Abstentions and broker non-votes with respect to the Director Election Proposal and the Pay Frequency Proposal will have no effect on the outcome of the Director Election Proposal or the Pay Frequency Proposal. Abstentions with respect to the Pay Advisory Proposal and the Ratification of Auditors Proposal will have the same effect as a vote against each proposal. Broker non-votes, if any, will not have any effect on the outcome of the Pay Advisory Proposal. No broker non-votes are expected in connection with the Ratification of Auditors Proposal.
Can I change my voting instructions before the meeting?
You may revoke your proxy by sending in a signed proxy card with a later date, providing subsequent telephone or Internet voting instructions, providing a written notice of revocation to our Corporate Secretary at the address on page 1 prior to the Annual Meeting, or attending the Annual Meeting to cast your vote in person. If your shares are held in “street name,” please follow the directions given by the institution that holds your shares to change or revoke your voting instructions.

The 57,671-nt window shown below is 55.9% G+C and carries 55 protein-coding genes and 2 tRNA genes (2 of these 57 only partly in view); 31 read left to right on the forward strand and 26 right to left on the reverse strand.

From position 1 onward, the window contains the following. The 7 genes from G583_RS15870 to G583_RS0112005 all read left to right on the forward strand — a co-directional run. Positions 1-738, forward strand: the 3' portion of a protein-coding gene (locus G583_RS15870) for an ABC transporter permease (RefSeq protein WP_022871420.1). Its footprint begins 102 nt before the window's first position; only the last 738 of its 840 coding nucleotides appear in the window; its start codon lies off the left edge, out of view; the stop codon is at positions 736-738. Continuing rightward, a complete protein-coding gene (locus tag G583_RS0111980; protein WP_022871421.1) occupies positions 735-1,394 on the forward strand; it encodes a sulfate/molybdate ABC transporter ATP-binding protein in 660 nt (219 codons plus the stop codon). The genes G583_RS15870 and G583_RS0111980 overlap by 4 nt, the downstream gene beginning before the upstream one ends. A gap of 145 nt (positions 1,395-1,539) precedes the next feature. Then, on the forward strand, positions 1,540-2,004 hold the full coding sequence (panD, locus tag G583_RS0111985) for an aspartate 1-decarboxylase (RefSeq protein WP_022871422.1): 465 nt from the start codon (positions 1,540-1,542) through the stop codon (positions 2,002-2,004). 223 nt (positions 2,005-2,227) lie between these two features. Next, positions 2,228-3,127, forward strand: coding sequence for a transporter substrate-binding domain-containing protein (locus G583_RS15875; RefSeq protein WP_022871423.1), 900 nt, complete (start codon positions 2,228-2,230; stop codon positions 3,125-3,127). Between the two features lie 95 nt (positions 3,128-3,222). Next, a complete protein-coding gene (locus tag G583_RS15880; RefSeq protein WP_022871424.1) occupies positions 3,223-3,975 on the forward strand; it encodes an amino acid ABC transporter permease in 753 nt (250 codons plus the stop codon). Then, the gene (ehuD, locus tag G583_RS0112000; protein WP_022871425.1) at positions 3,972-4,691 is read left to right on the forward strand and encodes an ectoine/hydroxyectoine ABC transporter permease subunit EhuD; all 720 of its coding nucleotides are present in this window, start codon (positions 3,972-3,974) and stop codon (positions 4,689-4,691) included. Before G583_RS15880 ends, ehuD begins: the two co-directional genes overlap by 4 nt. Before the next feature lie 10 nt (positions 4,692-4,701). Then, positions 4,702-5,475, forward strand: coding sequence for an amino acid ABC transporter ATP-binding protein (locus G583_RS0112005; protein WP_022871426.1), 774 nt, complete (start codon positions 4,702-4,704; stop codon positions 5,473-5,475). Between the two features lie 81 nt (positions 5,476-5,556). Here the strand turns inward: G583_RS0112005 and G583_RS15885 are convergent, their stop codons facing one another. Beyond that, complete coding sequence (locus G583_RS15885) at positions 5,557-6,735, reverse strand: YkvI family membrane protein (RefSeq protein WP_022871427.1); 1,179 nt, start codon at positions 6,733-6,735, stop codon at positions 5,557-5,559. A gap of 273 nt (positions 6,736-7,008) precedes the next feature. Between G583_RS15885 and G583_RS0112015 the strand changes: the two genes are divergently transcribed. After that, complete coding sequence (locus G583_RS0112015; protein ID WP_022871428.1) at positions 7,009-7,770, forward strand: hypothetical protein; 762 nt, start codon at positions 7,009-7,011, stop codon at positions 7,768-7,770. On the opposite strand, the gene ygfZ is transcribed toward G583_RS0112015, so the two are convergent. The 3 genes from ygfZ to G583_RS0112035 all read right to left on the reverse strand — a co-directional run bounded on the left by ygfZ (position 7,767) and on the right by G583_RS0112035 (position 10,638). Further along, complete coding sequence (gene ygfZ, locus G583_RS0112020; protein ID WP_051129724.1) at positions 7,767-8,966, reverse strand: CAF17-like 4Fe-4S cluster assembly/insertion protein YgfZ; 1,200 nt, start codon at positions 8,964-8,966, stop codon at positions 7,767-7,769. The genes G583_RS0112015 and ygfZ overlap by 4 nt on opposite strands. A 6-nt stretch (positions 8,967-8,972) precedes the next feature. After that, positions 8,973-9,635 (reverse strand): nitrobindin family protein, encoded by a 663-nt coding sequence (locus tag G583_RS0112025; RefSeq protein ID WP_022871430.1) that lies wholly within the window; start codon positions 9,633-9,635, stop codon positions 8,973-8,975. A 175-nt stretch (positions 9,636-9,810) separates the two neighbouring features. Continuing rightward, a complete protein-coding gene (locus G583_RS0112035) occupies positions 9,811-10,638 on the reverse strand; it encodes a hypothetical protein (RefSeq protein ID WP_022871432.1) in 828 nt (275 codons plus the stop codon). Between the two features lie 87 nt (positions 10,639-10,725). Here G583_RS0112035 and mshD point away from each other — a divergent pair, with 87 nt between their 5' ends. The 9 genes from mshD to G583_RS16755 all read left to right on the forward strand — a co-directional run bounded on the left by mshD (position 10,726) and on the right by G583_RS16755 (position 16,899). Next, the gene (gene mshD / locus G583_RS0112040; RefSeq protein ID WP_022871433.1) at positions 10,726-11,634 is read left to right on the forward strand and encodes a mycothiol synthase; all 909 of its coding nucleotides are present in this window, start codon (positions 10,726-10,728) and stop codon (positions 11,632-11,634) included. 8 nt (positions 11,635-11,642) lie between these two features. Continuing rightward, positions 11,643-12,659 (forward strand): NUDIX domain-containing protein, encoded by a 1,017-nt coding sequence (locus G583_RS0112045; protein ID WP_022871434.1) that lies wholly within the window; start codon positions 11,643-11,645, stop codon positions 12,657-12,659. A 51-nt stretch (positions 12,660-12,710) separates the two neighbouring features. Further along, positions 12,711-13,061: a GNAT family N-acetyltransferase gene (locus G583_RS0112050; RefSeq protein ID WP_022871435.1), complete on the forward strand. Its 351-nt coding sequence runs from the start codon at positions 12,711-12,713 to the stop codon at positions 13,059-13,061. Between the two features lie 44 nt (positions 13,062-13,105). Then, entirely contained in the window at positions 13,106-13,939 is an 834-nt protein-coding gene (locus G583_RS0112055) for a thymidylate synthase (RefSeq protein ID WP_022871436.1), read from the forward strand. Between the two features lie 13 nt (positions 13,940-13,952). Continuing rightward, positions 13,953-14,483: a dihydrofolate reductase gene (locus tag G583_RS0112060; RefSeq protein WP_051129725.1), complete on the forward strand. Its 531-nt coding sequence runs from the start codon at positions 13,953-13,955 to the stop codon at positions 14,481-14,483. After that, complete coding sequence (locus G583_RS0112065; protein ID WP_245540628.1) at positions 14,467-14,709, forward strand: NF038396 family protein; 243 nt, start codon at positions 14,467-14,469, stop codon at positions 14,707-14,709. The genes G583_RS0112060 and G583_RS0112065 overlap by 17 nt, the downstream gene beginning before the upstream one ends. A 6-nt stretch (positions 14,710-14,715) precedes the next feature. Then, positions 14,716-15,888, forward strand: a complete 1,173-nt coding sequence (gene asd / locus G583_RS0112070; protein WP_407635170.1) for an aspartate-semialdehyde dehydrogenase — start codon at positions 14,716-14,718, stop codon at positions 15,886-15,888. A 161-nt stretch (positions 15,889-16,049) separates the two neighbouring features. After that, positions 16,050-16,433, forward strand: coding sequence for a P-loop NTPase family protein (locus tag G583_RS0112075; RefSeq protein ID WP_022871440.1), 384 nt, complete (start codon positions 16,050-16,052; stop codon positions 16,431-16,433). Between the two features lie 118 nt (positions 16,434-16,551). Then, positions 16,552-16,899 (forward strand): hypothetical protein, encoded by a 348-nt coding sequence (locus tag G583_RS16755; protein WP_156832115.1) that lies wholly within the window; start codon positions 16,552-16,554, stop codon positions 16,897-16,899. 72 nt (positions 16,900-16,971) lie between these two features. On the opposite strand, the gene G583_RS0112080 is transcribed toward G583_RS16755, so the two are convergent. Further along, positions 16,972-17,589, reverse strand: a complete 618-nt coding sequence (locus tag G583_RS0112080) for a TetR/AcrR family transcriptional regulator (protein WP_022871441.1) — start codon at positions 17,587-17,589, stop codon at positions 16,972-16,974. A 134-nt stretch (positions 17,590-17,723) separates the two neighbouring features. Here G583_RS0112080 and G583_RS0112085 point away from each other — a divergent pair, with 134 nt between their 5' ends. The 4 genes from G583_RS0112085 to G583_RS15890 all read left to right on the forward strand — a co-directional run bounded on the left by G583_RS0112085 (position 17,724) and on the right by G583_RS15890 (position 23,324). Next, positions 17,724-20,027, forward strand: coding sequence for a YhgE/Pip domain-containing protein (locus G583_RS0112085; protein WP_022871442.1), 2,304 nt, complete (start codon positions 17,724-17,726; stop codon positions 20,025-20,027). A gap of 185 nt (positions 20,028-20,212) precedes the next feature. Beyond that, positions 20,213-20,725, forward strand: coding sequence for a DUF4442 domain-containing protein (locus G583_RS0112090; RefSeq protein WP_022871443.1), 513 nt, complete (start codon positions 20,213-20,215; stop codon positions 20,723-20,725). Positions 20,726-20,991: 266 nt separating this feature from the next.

Is my vote confidential?
We keep all proxies, ballots, and voting tabulations confidential as a matter of practice. We permit only our inspector of election to examine these documents. If you write comments on your proxy card or ballot, the proxy card or ballot may be forwarded to our management and the Board to review your comments.
How many votes do I have?
You will have one vote for each share of Company common stock that you owned at the close of business on March 26, 2020, the record date for the meeting.
 
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Who will tabulate and count the votes?
Representatives or agents of Broadridge Financial Solutions, Inc. will tabulate the votes and act as the Company’s inspector of election.